How to design a proper bimanual UX in your VR experience

In some of my reviews, I praised the experiences that offered appropriate bimanual interactions (e.g. Monzo VR) and criticized the ones offered inappropriate ones (e.g. Archangel VR). But how do I judge when a bimanual interface is good and when it is not?

We have to go back by some years when I was reading a lot of scientific articles for my thesis on bimanual hands tracking. One day I came across to this article by Yves Guiard. It has been published in 1987, but I think that every person should read it even nowadays since it is a must-read article if you want to design a UX. It states the basic principles of bimanual interactions and its conclusions have been proved by various other experimentations (I’ve read a lot of other articles that confirm its results).

So, what does this super-important text states?

It talks about how the hands should interact to perform a task. We have 3 ways to perform a task with our hands:

  1. Single-handed task.
  2. Symmetrical hands task.
  3. Asymmetrical hands task.

In the first case, there is not much to say. You have a task, and you perform it using only one hand. For instance, you are in VR and have to shoot a bullseye using a single gun that is in one of your hands: you just take the gun and shoot it with your right hand. (Notice that in this article I will assume you do your tasks with your right hand… there are little changes if you’re left-handed). Our brain will find this interaction perfectly normal.

In the second case, the two hands perform the task with a symmetrical movement. For instance, if you have to clap your hands in VR, you just move the left hand towards the left hand and viceversa (same movement, mirrored); if you have two guns and you have to shoot the same object, both hands will aim towards the same target (same movement, non mirrored). For our brain, this is perfectly ok and interface will be well designed.

The third case is the most tricky and the one I’ll discuss in deeper depth. The two hands perform different movements to accomplish the task.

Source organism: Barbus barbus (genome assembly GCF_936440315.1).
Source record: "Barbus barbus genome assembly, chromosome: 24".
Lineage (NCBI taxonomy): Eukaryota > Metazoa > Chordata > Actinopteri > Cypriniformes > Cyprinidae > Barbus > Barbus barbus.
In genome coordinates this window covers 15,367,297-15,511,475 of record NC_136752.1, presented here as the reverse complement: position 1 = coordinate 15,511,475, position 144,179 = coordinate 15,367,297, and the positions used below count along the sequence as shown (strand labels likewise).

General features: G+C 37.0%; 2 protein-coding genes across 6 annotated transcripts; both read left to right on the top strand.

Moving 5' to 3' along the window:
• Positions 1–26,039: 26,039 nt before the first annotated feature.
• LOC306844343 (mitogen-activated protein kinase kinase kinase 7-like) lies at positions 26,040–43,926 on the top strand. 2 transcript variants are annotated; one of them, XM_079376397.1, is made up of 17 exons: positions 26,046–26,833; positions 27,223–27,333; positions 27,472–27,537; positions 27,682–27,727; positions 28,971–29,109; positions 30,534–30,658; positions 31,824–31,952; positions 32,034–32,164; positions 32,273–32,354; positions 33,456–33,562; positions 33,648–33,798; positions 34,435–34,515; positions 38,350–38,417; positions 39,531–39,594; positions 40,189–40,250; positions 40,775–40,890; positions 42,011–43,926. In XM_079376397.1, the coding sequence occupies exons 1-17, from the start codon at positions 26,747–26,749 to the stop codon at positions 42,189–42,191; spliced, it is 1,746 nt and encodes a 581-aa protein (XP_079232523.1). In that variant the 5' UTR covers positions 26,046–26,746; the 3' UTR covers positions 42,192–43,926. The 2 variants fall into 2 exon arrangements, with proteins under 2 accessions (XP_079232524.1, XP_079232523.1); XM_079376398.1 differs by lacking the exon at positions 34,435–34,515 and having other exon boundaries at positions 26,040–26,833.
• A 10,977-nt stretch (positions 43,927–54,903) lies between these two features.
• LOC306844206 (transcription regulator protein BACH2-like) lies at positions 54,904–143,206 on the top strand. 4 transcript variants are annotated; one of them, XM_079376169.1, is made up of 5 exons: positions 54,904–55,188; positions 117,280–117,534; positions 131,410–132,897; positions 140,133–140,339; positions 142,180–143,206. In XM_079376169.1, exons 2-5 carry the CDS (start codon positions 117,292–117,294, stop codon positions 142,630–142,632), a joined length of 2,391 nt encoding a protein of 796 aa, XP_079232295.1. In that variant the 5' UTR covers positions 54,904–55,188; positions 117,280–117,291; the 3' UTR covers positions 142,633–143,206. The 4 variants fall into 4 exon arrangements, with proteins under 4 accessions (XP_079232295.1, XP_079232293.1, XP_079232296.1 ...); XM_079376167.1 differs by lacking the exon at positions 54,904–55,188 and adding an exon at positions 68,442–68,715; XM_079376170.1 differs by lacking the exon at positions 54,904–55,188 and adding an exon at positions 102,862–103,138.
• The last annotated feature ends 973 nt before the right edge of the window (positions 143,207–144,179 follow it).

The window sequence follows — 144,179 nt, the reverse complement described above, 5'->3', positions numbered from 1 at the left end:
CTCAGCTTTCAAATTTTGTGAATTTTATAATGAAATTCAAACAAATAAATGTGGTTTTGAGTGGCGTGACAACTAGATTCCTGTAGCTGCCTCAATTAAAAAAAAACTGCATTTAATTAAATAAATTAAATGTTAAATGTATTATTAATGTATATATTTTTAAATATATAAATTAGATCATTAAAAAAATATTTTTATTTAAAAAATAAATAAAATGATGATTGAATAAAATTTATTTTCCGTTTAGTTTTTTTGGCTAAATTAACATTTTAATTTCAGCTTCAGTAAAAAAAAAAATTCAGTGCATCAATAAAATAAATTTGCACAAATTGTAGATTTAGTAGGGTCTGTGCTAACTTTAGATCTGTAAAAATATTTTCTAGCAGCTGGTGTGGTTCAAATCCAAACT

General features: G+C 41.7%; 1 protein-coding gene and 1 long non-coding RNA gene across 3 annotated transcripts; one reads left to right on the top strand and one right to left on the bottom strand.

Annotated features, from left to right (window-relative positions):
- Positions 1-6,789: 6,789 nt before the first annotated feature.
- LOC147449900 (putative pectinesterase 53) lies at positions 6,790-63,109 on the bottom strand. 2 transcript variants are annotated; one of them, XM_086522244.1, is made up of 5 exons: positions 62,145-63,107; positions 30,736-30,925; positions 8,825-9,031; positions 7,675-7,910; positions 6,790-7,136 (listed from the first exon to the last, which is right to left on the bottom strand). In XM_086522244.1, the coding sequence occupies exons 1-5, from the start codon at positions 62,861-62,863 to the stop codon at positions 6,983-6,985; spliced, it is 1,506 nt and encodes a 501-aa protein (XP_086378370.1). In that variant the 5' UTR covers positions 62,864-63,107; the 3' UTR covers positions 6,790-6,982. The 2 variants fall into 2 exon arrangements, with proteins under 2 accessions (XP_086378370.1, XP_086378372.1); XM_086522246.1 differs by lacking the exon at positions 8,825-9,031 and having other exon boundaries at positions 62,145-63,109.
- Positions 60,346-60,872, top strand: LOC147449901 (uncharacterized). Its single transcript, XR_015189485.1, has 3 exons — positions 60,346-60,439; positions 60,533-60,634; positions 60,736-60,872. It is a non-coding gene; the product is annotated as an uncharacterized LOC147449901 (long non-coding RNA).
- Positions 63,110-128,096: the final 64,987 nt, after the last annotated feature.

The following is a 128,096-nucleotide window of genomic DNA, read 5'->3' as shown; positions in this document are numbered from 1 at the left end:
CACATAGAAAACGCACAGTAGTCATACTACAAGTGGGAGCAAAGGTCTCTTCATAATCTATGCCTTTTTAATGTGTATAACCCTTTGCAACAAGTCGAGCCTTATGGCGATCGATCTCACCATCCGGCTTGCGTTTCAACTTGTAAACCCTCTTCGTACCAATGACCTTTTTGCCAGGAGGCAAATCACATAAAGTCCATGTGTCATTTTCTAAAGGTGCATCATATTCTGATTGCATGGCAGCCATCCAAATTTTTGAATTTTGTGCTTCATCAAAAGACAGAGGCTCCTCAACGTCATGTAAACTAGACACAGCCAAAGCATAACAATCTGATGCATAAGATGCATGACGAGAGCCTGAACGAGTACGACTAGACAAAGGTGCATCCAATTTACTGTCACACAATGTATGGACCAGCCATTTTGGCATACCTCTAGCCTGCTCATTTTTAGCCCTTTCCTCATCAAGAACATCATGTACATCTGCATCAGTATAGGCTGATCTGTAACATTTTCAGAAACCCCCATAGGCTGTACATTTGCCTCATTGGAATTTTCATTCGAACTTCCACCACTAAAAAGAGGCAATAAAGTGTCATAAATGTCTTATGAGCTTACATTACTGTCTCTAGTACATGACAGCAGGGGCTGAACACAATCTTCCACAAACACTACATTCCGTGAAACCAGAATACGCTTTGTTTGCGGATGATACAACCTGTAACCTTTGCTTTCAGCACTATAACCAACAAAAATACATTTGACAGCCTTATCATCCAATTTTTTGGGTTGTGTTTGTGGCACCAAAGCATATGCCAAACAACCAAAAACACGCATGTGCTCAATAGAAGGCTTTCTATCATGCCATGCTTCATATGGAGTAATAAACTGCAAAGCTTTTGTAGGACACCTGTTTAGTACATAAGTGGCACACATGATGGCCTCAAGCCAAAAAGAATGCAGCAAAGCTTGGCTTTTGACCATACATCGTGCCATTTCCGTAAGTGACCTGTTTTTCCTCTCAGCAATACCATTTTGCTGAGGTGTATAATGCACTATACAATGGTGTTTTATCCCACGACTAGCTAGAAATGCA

One naive approach would be to just assign different subtasks to each hand. In Sneaky Bears VR, the two hands have two different guns which have two different purposes. The left hand has a water gun to extinguish fires, while the right hand has a standard gun to kill enemies and you have to use both guns contemporarily to win the level. This is bad on so many levels and in fact the gameplay becomes very challenging. If you’re designing your game to make your players go mad on purpose, this is ok… otherwise you have to rethink your interface. In this example, what resulted is that my brain split my tasks into two parts, so either it controlled the left hand or it controlled the right one. Controlling both at the same time was just impossible. The reason? Our brain doesn’t treat our hands the same way.

Sneaky Bears VR Oculus review
Sneaky Bears VR’s BOMB level: right hand has to kill enemies, while left one has to defuse bombs. This is very hard to be performed. (Image by Warducks)

According to Guiard, our hands have different purposes while accomplishing a task. He talks about three principles:

  1. The left hand provides a frame of reference for the right hand. Guiard takes handwriting as an example. When talking about handwriting, we usually say things like “I write with my right hand”. This is only partly true. While it is correct that you actually hold the pen with the right hand, left hand and arm are there to give you a frame of reference. You can write straight on each surface, provided that your left arm is there to give you a frame of reference of what is “straight”. If you don’t use your left arm, the brain has to infer a frame of reference for your writing lines using the elements of the environment (sheet, desk, etc…) and this results in a less precise evaluation and so a worse writing. The left hand is there to give a frame of reference to right one.